The Department of Homeland Security released its estimate of the number of unauthorized (illegal) foreign born in the United States. According to the report about 11.5 million people came to the United States since 1980 and stayed illegally.
Bottom line is that the number of estimated entries of illegal residents to the United States has declined. The peak immigration period occurred 2000-2004 when an estimated 3.3 million people entered the United States. The period of 2005-2010 showed an influx of 1.6 million people. (For the math challenged, the immigration numbers were cut in half.)
To be sure, these numbers are only estimates. The DHS does not have — nor can it ever have — a 100 percent accurate picture of how many people have come in illegally or how many have overstayed their visitor or student visas.
Basically the DHS took the Census Numbers (foreign born, living in the USA) and then subtracted out the asylum grantees, green-card holders, naturalized citizens, etc. This is a method used by many organizations, often the politics of the organization help determine how big or small the number is. (Let’s face it there are plenty of ways to cook the books if you want the numbers to back up a certain position.) But the DHS method is about the most unbiased, straight forward version.
What does that mean for reporters?
First, it gives reporters the most accurate numbers possible of undocumented aliens in the United States. It also gives the ranking of countries these people come from and the U.S. states where they settled.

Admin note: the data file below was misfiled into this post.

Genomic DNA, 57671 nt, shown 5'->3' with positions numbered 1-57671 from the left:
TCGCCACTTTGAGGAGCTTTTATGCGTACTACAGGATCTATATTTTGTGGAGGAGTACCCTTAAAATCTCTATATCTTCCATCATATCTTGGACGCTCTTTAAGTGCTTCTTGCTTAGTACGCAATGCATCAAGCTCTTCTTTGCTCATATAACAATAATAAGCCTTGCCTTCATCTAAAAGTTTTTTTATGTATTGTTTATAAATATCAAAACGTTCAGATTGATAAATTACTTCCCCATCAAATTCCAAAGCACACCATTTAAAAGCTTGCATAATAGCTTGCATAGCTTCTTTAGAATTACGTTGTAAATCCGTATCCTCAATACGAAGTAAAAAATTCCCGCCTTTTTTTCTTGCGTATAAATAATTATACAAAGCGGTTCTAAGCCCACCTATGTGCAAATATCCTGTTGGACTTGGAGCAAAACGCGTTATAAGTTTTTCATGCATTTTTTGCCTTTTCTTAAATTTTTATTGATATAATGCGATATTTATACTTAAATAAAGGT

No surprise that out of the 11.5 million noted in the report, the bulk — about 60 percent — come from Mexico. The Centrals — El Salvador, Guatemala and Honduras are next with a total of 1.5 million. Then comes China, the Philippines and India with an average of 263,000 each.
The India Post notes in its story that the number of Indian immigrants has doubled in the period of the study.
In my home county of Fairfax County the numbers are interesting.
Maybe a reporter looking for trends could start with the Census Bureau data on foreign born. Yes, the data do not tell how many of the respondents are in the States legally, but the tables do show trends in immigration by country of origin.
One of the first questions reporters looking at immigration should ask is: Why are so many people from Country X settling here?
And then maybe ask: What does that mean to the businesses, social programs and politics of the area?
Here are the Fairfax numbers:
|Country/Region of Origin||2005 ACS Survey||2010 ACS Survey|
|Central America (rest)||22,000||21,000|
Oh, the foreign-born population in Fairfax County is 329,000 out of a total 1.1 million people. Yep, that is about one-third of the population in the Washington, D.C. suburb is foreign born.
So here are numbers that show — as if anyone needed real proof — Asian immigration far outstrips immigration from any other region of the world. And with in the Asian group, the Koreans are #1.
Virginia is not in the top 10 of states with undocumented aliens. But the method of looking up data is the same.
Maybe some interested reporters will look beyond the numbers of the DHS report and find out WHY the numbers are the way they are in their areas.